Major challenges in managing risks and opportunities on large construction projects in Australia remain much the same today as they have for several decades and include the need to foster integration within project teams, understand and manage the project scope and be realistic about costs and schedules upfront, a leading risk management consultant based in Sydney says.
NSW president of Risk Engineering Society (RES) Pedram Danesh-Mand said the construction industry in Australia is under growing pressure to deliver more output within increasingly tight time frames and cost constraints while potential risks and uncertainties are having increasingly more severe consequences.
Danesh-Mand – who has worked on a number of multi-billion dollar projects including the Australia Pacific LNG project at Gladstone, the Brisbane Underground & Bus project and the Ichthys LNG project in Darwin – says fundamental challenges in assessing and managing risks and opportunities are the same today as they were 20 years ago.
He added that Australia can take on and deliver upon large projects provided risks and opportunities are proactively managed.
“When you think about the challenges in project risk management in construction today, there is nothing which is particularly new,” he said. “I don’t think the reasons for failure on major projects have changed considerably in the past 10 or even 20 years.”
First and most important, he says, is a culture of professionalism and accountability, including transparent communication and effective collaboration. While there has been greater recognition about the importance of this in recent years, Danesh-Mand says he still observes a number of cases where silos exist and project teams do not communicate or collaborate effectively.
He says BIM has significant potential to help in this area, to the point where everyone on the team has a sense of project ownership and is focused on the final outcome.
In addition, Danesh-Mand says the team should fully understand and appreciate the scope of the project and the contract as well as the reasons for delays and variations and how these impact processes down the line.
He says that on a number of power plant projects, designers were held up while waiting for detailed information from vendors. While this had benefits from a design point of view, the delay used up the contingency time allowed for construction phase and led to a higher risk associated with project delays and liquidated damages and penalties.
Finally, Danesh-Mand says it is important to be realistic when it comes to project planning and scheduling from the early stage of feasibility, and that all parties need to understand and assess the likelihood of a project being delivered on time and within budget and to continually monitor and quantify the risk that this might not occur.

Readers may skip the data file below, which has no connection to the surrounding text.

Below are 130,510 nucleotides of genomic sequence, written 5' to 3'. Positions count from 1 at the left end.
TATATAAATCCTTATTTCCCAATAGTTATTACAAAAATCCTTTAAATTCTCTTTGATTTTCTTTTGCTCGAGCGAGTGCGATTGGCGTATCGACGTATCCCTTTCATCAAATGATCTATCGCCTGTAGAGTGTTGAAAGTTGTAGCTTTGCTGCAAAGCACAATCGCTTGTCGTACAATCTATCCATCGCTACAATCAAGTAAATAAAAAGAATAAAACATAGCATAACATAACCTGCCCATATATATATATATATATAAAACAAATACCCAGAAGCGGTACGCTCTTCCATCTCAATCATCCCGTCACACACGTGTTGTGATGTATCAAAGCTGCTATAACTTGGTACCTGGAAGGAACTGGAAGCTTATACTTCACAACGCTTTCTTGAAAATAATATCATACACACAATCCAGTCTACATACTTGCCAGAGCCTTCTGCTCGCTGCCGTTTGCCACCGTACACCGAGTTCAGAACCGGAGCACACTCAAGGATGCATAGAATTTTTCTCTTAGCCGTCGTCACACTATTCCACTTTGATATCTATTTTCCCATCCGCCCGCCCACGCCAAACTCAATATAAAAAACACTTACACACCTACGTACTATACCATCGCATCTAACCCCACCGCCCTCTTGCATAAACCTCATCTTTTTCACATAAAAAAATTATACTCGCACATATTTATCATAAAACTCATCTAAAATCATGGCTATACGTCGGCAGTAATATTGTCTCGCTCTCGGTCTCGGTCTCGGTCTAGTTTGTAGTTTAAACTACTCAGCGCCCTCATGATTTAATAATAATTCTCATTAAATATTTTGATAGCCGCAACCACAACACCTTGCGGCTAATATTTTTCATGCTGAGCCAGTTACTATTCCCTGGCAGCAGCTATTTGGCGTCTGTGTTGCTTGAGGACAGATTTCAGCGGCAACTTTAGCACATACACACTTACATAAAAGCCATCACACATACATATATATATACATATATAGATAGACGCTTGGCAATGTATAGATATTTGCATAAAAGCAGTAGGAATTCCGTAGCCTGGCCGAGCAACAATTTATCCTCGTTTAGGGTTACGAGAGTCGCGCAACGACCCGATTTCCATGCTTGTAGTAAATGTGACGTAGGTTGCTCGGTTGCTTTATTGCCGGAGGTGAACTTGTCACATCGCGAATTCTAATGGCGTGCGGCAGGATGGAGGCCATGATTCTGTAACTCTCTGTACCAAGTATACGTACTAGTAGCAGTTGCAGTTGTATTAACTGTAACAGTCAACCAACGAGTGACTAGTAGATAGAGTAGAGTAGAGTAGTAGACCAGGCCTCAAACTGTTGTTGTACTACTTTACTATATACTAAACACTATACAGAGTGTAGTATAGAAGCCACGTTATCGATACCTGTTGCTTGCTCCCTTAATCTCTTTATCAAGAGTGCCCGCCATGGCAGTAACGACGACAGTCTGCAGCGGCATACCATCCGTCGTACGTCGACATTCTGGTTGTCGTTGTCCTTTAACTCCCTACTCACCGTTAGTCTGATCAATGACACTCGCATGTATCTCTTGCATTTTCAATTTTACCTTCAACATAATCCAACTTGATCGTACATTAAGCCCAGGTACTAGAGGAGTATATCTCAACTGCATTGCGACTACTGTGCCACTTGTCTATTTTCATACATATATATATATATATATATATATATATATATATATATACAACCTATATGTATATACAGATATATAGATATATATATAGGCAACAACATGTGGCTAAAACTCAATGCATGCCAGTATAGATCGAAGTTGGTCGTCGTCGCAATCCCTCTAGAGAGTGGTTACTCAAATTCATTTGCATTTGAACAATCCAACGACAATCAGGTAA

He says some contractors have a tendency to be overly-optimistic, with good intentions leading to small time overruns which can add up and impact the overall confidence level of the project.
“People have a tendency to say, ‘it should be ok, we should be able to do it in five days instead of seven,’” Danesh-Mand said. “The problem with that is that it is ok to be optimistic in one corner or one discipline of the work. But if you are optimistic everywhere, the overall possible impact of that sort of culture will drop the confidence level of the whole project.”
Danesh-Mand’s comments come amid ongoing debate both within Australia and internationally regarding the industry’s ability to deliver buildings and infrastructure projects within time and budget constraints.
A recent draft report from the Productivity Commission, for example, called for a comprehensive overhaul of the assessment and development of public infrastructure projects.
In Tasmania, meanwhile, uncertainty surrounds the future of the flagship Royal Hobart Hospital redevelopment as what some are calling a poor planning process has led to significant delays and budget blowouts.
Asked how government and industry bodies can foster improved practices, Danesh-Mand says the former should adopt a leadership role in driving good practices while the latter should encourage greater knowledge acquisition with regard to risk engineering, especially among younger engineers and project managers.
He would also like to see a national system of registration and a competency framework for engineers.
“Definitely, I think governments have a key role in driving the good practice of planning and risk management of major projects,” he said. “We have the capability and good opportunities across the industry but government can facilitate improvement by asking about standard practices and good practices and how these can be implemented.”